A/N: Hiya everyone. :D As part of the Too Many Cooks Challenge on the Digimon Fanfiction Challenges Forum, The Light's Refrain (Light) and I are working on a drabble collection each that serves as a sequel to her fic "Preceeding Overwrite". While you don't need any prior knowledge of Preceeding Overwrite (since between us we'll explain everything in due course), but to get the full experience out of these drabbles you should read Light's "Commencing Overwrite" as well.

The Too Many Cooks Challenge is when two people share a plot and take turns writing drabbles that are compliant with each other using prompts from their partner until one of them gets written into a corner. This means that, while neither of our drabble collections are written in a continuous manner, they both exist in the same 'verse and have a solid overarching plot. She's covering the Tamers side of things; I'm covering the Frontier side. The 01/02 digidestined are also expected to crop up – though when depends on where our drabbles take us. Each drabble is engineered to tell a little more of the story – think of it as a massive jigsaw puzzle. :D Some will be tame and cutesy, others will be quite dramatic. Whatever pops up depends on whatever prompt Light gives me and whatever my muse plans to do with it.

Updates will be unpredictable, because we're taking turns writing drabbles. Light did the first one; this is the second. She'll do the third and so forth. So our updates depend on each other as much as they depend on ourselves this time. :D

"Data Fragment" as titling the drabbles is Light's idea, btw. All credit for that goes to her. :D


Concurring Overwrite
Data Fragment 1: Illness

Waiting times at Shibuya had grown even longer since their adventures in the Digital World, but Koichi had collected enough experience to know to bring a book along in wait. His mother usually just dropped him off as well, but Kousei was more tentative and had insisted on coming along.

That left him trying to keep pace with his son's reading speed, an impossible feat despite the practise he got from skimming research papers every other day. But he was an adult and had learnt patience, even in a waiting room that seemed more chaotic than he had imagined. The nurse behind the counter seemed the worst off, the poor woman almost in tears as her computer refused to cooperate for the second time – or the second time Kousei had seen anyway; he had seen her reboot it once already.

It became clear a little later – thanks to some cursing from impatient patients and apologetic explanations from a senior nurse who had come to assist – that the computer problem was an ongoing one.

'About seven weeks ago, the life-support equipment was going haywire,' Koichi said suddenly, having gotten distracted from his book. His eyes had narrowed somewhat; it was his way of showing sympathy, Kousei noted, although someone less familiar would probably mistake it for something else. 'They haven't changed much since then.'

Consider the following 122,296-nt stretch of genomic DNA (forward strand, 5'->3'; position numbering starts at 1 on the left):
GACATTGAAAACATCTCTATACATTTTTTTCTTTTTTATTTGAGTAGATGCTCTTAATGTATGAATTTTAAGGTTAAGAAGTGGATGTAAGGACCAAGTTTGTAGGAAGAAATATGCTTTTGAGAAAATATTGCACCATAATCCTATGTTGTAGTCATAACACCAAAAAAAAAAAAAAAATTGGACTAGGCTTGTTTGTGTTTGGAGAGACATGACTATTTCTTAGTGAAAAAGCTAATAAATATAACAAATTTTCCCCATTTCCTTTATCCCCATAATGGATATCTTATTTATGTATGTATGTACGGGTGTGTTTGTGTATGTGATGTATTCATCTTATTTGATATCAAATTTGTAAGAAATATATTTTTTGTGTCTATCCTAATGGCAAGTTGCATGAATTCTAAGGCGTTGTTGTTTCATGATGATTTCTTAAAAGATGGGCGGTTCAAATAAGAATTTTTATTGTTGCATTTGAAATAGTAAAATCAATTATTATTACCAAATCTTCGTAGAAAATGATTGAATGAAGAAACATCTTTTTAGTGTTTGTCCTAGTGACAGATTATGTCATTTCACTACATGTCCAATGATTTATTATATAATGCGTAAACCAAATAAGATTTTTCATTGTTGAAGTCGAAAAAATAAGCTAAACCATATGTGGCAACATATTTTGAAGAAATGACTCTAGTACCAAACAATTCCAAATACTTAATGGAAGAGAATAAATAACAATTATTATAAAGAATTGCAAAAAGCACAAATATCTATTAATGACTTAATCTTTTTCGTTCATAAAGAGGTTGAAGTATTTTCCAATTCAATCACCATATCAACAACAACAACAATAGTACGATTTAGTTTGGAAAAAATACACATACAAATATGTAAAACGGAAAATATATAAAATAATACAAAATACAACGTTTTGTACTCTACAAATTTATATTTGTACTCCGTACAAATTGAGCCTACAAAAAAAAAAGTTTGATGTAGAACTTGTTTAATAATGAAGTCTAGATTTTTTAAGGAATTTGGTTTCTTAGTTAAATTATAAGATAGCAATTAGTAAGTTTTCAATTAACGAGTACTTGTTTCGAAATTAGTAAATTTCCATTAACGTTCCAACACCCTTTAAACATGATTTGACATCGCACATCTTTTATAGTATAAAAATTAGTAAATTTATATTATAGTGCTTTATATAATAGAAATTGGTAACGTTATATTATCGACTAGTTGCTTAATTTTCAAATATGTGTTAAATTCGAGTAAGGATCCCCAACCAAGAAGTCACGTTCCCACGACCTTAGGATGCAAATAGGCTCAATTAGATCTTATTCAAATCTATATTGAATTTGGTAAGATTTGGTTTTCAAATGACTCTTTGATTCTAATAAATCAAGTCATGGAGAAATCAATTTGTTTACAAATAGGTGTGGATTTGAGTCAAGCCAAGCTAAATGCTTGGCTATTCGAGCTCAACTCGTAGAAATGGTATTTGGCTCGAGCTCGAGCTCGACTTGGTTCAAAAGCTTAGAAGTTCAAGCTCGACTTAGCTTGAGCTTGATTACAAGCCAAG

'Who hasn't?' Kousei's eyes left the desk and focused upon his son. Koichi wore a contemplative expression: not one he'd ever seen on Koji's face, but he was starting to get used to seeing it on the elder twin. Subtle differences – that he had lost nine years in seeing. And some things he shouldn't have had to see at all, like the red scar where the other had hit his head on the unforgiving ground, and the too tired eyes.

'The doctors and nurses,' Koichi replied, before adding: 'I can't imagine how it would be to work in that sort of environment, when everything's against you and all you're trying to do is save someone.' A hand came up unconsciously to shield eyes from a non-existent glare.

'Is your head hurting?' Kousei asked, concerned.

'Hmm? Oh…no.' Koichi lowered his hand. 'Not really; just a little dizzy.'

'Shouldn't you lie down or something? Or – ' Kousei cut himself off as the other just leaned back in his chair. 'You're sure you're okay?'

'Mmm-hmm,' the other replied, blinking slowly at the ceiling, as though trying to decide something. 'It happens occasionally,' he said after a pregnant pause. 'Dizzy spells, I mean. It would be too much to hope for to do something –' He searched for a word and failed, running over it instead. ' – and come away with nothing.'

Listening to that made Kousei slightly uncomfortable, and not simply because he had missed so much of his elder son's life. But the hospital setting – with people still grumbling and the computer still slowing things down – invited no casual conversation. The only things that ran through his mind were those which had been said in that very room. Head injuries, sicknesses, computer viruses, equipment failure –

The thought struck him suddenly, and his heart skipped a beat. 'Seven weeks ago was when you –' he began.

The other's eyes froze mid-blink.

'You weren't – were you?' Kousei didn't know why his voice was shaking. His son was in no danger now, after all. But somehow, the idea of such a close shave made even finer chilled his blood.

'I don't know,' Koichi said, after a brief pause and sounding much the same as his father felt. 'I suppose Koji would.'

Kousei wondered if he wanted to ask his younger son. Whether he could.

'Though Koji would say "no" either way,' Koichi said. Which was the truth, but did nothing to abate either of their new worries – or the old as the Doctor, some hours late, finally called Koichi for his appointment.